The procedure takes about 5 minutes. The mother lies on her back with her feet in stirrups. If her cervix is dilated at least 3 to 4 centimeters, a plastic cone is placed in the vagina and fit snugly against the scalp of the fetus.
The scalp of the fetus is cleansed and a small blood sample is taken for examination. The blood is collected in a thin tube. The tube is either sent to the hospital laboratory or analyzed by a machine in the labor and delivery department. In either case, results are available in just a few minutes.
If the woman's cervix is not dilated enough, the test cannot be done.
How to Prepare for the Test
The health care provider will explain the procedure and its risks. There isn't always a separate consent form for this procedure because many hospitals consider it part of the general consent form you signed at admission.
How the Test will Feel
The procedure should feel like a long pelvic exam. At this stage of labor, many patients already have had epidural anesthesia and may not feel the pressure of the procedure at all.
Why the Test is Performed
Sometimes fetal heart monitoring doesn't provide enough information about the well-being of a baby. In these cases, testing the scalp pH can help the doctor decide whether the fetus is getting enough oxygen during labor. This helps determine whether the baby is healthy enough to continue labor, or if a forceps delivery or cesarean section might be the best route of delivery.
Although the test is not uncommon, most deliveries do not involve fetal scalp pH testing.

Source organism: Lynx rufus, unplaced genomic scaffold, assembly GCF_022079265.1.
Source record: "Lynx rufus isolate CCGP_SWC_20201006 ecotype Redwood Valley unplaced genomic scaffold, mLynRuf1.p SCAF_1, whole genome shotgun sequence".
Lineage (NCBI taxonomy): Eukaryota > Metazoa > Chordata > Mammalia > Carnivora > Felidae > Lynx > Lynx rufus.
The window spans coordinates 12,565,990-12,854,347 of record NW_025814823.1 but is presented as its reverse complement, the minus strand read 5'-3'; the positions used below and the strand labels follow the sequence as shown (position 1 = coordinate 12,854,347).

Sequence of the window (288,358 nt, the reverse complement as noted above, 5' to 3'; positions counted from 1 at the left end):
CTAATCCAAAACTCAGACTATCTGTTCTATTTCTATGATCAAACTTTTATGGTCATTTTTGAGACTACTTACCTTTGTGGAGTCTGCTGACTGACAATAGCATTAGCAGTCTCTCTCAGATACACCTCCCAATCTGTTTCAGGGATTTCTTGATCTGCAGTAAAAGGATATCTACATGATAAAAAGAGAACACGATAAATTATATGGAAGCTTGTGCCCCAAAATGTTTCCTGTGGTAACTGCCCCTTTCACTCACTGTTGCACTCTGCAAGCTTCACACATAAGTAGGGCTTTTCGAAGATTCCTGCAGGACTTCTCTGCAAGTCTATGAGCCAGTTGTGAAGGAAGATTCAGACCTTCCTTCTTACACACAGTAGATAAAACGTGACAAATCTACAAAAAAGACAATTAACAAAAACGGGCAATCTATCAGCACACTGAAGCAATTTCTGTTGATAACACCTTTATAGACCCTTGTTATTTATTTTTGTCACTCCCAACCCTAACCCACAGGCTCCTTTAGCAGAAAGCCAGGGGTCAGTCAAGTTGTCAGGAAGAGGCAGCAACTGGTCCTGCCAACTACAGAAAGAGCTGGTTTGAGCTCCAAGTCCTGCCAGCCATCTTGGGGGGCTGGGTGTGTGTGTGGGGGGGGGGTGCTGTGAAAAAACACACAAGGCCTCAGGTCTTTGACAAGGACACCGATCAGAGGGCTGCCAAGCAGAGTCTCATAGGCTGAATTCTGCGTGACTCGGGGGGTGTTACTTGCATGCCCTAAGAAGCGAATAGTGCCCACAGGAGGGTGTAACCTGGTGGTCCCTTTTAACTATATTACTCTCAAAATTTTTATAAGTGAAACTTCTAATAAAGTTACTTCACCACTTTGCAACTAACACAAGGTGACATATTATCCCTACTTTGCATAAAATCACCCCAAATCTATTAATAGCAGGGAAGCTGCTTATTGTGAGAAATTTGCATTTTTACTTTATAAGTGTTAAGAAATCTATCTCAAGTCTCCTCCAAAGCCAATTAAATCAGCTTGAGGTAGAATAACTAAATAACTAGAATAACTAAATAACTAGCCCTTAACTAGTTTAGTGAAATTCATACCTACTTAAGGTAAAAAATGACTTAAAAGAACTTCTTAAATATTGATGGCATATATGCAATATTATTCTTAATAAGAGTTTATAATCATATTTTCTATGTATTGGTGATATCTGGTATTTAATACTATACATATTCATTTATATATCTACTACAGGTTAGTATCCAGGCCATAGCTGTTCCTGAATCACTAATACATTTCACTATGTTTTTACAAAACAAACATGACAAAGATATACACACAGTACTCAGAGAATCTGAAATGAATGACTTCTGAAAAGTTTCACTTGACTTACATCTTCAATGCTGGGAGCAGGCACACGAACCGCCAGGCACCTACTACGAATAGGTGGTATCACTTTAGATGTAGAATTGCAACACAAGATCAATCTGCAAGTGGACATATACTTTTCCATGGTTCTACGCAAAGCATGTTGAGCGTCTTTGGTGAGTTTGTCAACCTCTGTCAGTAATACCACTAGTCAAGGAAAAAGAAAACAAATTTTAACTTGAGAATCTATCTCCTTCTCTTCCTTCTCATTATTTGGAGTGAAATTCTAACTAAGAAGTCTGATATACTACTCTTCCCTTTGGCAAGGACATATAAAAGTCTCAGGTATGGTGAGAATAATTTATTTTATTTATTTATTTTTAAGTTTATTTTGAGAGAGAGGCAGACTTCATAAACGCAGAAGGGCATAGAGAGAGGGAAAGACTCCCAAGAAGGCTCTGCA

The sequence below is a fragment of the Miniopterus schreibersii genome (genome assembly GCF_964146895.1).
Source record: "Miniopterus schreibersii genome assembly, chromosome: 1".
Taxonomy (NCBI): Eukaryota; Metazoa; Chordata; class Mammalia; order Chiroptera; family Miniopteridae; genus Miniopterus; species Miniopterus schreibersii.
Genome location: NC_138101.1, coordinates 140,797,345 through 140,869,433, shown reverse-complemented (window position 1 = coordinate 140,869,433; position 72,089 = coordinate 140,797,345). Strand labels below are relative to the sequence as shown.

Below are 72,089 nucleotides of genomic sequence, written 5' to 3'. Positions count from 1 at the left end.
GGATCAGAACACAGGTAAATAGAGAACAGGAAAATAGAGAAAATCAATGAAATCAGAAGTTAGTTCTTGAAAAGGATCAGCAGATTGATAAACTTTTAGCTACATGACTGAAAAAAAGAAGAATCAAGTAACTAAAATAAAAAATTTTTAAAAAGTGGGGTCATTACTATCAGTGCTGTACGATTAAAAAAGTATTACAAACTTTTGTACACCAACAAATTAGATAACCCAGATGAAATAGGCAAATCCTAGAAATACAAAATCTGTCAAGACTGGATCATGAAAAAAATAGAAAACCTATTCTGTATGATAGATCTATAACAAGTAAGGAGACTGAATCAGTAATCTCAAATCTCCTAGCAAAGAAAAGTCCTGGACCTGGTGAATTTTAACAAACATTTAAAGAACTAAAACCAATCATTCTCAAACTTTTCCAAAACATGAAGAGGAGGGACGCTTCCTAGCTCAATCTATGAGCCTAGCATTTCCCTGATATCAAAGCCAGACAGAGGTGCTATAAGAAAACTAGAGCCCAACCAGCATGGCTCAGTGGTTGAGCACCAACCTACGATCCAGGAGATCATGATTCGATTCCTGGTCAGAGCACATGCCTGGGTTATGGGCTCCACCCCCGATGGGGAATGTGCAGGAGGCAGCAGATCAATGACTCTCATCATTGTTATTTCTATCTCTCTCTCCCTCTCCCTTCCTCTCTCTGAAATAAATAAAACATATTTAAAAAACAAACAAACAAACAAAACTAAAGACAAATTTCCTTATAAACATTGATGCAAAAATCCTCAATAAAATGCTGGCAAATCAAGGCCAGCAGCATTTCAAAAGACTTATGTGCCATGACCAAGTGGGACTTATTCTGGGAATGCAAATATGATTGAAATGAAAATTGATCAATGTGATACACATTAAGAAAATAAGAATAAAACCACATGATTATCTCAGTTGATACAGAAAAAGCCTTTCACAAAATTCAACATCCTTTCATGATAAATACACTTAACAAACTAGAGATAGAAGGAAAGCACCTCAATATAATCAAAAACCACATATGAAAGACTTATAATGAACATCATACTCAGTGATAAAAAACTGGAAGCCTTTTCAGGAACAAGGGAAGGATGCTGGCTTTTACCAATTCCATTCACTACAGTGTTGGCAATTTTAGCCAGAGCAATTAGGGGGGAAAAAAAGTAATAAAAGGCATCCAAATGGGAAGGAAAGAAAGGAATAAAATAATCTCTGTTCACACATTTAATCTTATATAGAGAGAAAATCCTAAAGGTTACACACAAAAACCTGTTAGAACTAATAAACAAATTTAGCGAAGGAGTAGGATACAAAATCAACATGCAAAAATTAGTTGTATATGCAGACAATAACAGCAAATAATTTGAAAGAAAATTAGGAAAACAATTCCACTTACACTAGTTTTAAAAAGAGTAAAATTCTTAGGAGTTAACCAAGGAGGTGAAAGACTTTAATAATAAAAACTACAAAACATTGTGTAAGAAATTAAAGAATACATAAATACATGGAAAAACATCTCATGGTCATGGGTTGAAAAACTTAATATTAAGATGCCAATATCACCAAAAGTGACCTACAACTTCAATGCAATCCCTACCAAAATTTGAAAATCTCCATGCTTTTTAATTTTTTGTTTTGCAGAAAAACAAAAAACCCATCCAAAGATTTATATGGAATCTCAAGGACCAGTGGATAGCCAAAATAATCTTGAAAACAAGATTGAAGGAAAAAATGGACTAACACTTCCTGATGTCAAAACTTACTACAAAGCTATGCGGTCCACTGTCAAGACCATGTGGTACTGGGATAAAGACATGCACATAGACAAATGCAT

This test is not recommended for mothers with infections such as HIV or hepatitis C.
Normal fetal blood sample results are:
Normal pH: 7.25 to 7.35
Borderline pH: 7.20 to 7.25
The examples above are common measurements for results of these tests. Normal value ranges may vary slightly among different laboratories. Some labs use different measurements or test different samples. Talk to your doctor about the meaning of your specific test results.
What Abnormal Results Mean
A fetal scalp blood pH level of less than 7.20 is considered abnormal.
In general, low pH suggests that the baby does not have enough oxygen. This may mean that the baby is not tolerating labor very well. The results of a fetal scalp pH sample need to be interpreted for each labor. The provider may feel that the results mean the baby needs to be delivered quickly, either by forceps or by cesarean section.
Fetal scalp pH testing may need to be repeated a few times during a complicated labor to keep checking on the baby.
Risks include the following:
Continued bleeding from the puncture site (more likely if the fetus has a pH imbalance)
Bruising of the baby's scalp
Garite TJ. Intrapartum fetal evaluation. In: Gabbe SG, Niebyl JR, Simpson JL, et al, eds. Obstetrics: Normal and Problem Pregnancies. 6th ed. Philadelphia, PA: Elsevier Saunders; 2012:chap 16.
Neil K. Kaneshiro, MD, MHA, Clinical Assistant Professor of Pediatrics, University of Washington School of Medicine, Seattle, WA. Also reviewed by David Zieve, MD, MHA, Isla Ogilvie, PhD, and the A.D.A.M. Editorial team.